If MoMA’s 2002 exhibition “Drawing Now” emancipated drawing from second-class citizenship, “Flip: A Drawing Exhibition” makes the case for artists who have carved out and refined its mantle. The show’s 14 featured practitioners share an acute sensitivity to the touch of ink to paper, and a will to innovate. Paul Noble’s etched diptych features beanstalks and totem poles, tiny people and quirky Bosch-esque oddities. Rachel Goodyear’s discreet group of antlered heads and knotty tree trunks, Anton Henning’s chainlinks and fences on thin blue paper, and Margarete Hahner’s four drawings of a girl and her blow-up bear traffic in the delicate and minimal. Des Lawrence’s obituary portraits of James Coburn, Barry Sheene and Sheikh Ahmed Yassin reinvigorate memorial portraiture. Adam Dant’s R. Crumb-ish social medallions and Olivia Plender’s blown up, arty/mod silk-screen prints take their cues from graphic novels and comic books. And, tucked in the corner, George Bolster’s portrait of Jesus and stigmata-inflected religious scenes on sycamore gesture toward the everlasting.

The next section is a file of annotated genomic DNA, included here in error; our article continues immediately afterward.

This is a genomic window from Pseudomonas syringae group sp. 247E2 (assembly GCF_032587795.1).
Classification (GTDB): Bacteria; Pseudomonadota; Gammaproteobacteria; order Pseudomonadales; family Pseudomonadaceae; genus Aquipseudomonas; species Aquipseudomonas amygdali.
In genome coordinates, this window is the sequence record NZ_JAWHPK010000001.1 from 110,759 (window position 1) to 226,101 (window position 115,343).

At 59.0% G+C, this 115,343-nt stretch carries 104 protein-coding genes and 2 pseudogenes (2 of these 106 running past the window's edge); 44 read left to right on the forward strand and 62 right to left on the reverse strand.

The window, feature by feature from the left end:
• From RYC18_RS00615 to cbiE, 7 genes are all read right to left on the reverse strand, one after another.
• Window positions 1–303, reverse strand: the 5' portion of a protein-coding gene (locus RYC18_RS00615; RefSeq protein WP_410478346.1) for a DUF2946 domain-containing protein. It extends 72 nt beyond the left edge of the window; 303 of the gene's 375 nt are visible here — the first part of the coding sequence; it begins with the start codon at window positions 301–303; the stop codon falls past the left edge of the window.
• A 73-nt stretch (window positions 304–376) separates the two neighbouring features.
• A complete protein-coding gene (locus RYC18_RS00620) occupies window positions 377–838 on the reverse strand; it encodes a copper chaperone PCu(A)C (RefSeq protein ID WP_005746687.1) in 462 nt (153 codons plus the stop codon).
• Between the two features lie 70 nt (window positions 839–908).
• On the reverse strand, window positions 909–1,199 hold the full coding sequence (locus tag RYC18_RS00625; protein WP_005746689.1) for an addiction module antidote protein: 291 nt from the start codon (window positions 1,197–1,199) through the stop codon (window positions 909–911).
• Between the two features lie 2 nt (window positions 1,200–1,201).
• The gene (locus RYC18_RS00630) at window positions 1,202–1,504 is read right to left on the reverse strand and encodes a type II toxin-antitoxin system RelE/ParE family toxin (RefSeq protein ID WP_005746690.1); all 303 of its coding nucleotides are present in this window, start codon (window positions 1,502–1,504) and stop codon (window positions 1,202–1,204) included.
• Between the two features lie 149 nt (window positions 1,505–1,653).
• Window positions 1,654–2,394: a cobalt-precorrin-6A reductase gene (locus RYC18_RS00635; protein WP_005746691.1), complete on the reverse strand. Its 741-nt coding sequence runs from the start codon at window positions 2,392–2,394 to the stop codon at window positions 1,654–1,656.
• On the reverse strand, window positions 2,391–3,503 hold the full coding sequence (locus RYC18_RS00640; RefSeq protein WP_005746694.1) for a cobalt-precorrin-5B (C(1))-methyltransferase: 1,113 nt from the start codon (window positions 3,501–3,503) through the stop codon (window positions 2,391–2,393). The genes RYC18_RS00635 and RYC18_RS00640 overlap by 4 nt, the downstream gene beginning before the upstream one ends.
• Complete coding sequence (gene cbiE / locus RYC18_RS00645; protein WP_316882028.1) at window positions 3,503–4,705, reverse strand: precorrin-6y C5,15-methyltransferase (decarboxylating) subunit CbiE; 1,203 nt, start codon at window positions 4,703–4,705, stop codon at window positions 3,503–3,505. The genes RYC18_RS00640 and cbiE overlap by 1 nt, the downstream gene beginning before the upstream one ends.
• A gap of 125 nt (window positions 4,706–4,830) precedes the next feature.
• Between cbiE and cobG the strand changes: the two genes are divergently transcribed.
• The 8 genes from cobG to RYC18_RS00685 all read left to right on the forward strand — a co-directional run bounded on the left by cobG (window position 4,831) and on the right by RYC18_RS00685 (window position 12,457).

“Flip: A Drawing Exhibition,” Chung King Project, 936 Chung King Road, L.A. (213) 625-1802. Thru Aug. 12.

—Melissa Lo

LA Weekly